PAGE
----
Our recent housing bubble has been called a unique phenomenon by economist Robert Shiller. With its national impact, a connection to houses rather than land, and a demand side surge fueled by “investor-induced speculation,” the rise and subsequent fall in housing prices (see graphs below) has been different from other real estate bubbles.
Here, though, is my description of the 1920s Florida boom and bust in an excerpt from Econ 101 1/2. Doesn’t it sound rather familiar?
“Before 1920, Miami Beach, Coral Gables and Tampa–indeed most of the Florida we know today–did not even exist. Widespread news of the glorious climate, the newfound mobility created by the auto, optimism because of Coolidge prosperity, and a swarm of developers transformed one huge expanse of swampland into a vacation wonderland…or what was supposed to become one.
In 1925 two thousand Miami real estate agents were reported to be selling acreage. Blueprints abounded. Entire communities were planned and sold long before the first bulldozers appeared. Across the state people were cutting down trees, moving tons of sand, fashioning lagoons, paving streets, and building houses and hotels. Without even counting vacationers, Miami’s population jumped from 30,000 in 1920 to 75,000 five years later.
The Florida boom collapsed in 1926. At first people began to default on payments for land on which they had left a binder. It was said that one gentleman who had sold some property for $12 an acre experienced regret because the land was resold repeatedly, at first for $17, then $30, and finally $60 an acre. The gentleman had cause for further regret. Because no one in the sequence of transactions had paid what was due, once Florid’s economic decline began, the property moved backward from hand to hand. The story ends with him repossessing his land.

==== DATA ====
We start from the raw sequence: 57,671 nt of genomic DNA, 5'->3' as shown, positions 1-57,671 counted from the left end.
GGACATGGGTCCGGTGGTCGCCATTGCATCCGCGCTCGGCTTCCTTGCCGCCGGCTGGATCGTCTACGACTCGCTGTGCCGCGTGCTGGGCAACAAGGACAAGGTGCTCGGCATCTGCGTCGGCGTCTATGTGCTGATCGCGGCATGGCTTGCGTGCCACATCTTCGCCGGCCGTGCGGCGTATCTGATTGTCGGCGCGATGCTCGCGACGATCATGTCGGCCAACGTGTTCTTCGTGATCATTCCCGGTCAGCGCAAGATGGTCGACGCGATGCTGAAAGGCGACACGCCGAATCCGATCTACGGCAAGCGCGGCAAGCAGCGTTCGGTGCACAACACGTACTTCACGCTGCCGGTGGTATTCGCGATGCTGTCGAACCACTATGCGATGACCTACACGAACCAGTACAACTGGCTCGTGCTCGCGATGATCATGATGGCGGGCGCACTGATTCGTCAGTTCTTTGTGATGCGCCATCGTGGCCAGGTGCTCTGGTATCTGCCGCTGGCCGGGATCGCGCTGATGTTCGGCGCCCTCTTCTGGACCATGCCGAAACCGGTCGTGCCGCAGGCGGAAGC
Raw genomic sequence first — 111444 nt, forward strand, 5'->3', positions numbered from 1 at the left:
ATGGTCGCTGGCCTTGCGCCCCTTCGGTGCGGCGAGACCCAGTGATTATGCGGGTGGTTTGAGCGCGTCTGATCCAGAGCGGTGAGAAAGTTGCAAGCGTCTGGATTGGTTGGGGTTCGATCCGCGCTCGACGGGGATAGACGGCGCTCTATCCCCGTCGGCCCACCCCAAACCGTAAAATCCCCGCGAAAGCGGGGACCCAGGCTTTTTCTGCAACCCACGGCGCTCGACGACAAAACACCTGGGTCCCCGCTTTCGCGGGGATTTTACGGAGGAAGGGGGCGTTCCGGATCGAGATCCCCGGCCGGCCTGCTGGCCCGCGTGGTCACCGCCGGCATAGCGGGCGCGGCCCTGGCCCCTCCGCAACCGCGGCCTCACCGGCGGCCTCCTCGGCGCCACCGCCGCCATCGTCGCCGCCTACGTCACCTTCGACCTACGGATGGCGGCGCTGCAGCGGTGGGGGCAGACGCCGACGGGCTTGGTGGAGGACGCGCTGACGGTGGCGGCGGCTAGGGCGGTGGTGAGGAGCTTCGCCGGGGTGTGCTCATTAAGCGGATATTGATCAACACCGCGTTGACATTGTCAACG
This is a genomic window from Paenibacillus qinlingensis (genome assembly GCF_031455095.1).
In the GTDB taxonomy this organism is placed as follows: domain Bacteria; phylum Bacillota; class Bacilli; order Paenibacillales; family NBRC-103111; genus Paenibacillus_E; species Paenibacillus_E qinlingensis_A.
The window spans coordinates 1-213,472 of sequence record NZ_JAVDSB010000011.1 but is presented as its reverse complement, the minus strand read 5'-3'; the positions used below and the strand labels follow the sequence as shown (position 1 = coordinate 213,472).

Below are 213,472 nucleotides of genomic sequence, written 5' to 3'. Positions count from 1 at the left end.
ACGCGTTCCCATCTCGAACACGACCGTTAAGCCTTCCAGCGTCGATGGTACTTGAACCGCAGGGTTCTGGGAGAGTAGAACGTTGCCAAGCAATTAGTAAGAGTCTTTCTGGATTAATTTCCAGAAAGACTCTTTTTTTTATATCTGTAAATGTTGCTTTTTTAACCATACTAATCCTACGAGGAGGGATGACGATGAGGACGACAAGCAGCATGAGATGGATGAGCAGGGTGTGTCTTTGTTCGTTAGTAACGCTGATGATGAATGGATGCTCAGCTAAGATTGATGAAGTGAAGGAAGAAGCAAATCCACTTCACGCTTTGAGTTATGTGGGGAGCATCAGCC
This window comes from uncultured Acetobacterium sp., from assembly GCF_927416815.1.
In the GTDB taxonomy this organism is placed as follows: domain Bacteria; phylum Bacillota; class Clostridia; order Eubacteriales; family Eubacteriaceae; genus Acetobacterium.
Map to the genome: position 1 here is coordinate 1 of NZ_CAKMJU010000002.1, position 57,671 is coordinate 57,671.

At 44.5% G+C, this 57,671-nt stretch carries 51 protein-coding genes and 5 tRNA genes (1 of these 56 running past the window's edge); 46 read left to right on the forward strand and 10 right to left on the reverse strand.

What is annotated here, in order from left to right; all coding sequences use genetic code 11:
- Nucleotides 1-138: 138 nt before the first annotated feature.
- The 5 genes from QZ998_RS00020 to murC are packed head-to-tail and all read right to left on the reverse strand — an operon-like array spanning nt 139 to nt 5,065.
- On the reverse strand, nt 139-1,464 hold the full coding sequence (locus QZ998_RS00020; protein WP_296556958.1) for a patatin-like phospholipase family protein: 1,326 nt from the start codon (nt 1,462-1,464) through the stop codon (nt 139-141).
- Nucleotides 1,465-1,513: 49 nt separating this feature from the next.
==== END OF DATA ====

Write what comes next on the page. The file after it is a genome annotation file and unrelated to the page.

Compounding the economic contraction in Florida were the other calamities that followed. Two hurricanes struck. A September 18, 1926 storm targeted Miami. It left hundreds dead and roofs, autos, yachts, and other assorted debris strewn haphazardly in its wake. The next step was for the banks to fail. With everyone needing more money and few having it, the number of Florida’s bank collapses steadily climbed. From thirty-one in 1928 to fifty-seven in 1929, the number was destined to rise even further. The final blow was struck when the Mediterranean fruit fly destroyed the 1929 citrus crop. And by then, because the entire nation was starting to experience an economic decline, there was no one to pick up the pieces in Florida.”
Sources and Resources: My thoughts about whether our recent housing bubble has been so unique started with economist Robert Shiller’s column in today’s Sunday Business section of the NY Times. It returned me to Econ 101 1/2, my book from what is now HarperCollins. (Out of print, Econ 101 1/2 will be published in a Kindle version during September, 2013.) The wonderful housing price maps that follow were from the NY Fed. Here, you can see a US map for each year since 2005.
Described by the NY Fed, these maps show “changes in home prices each month compared with prices one year earlier…”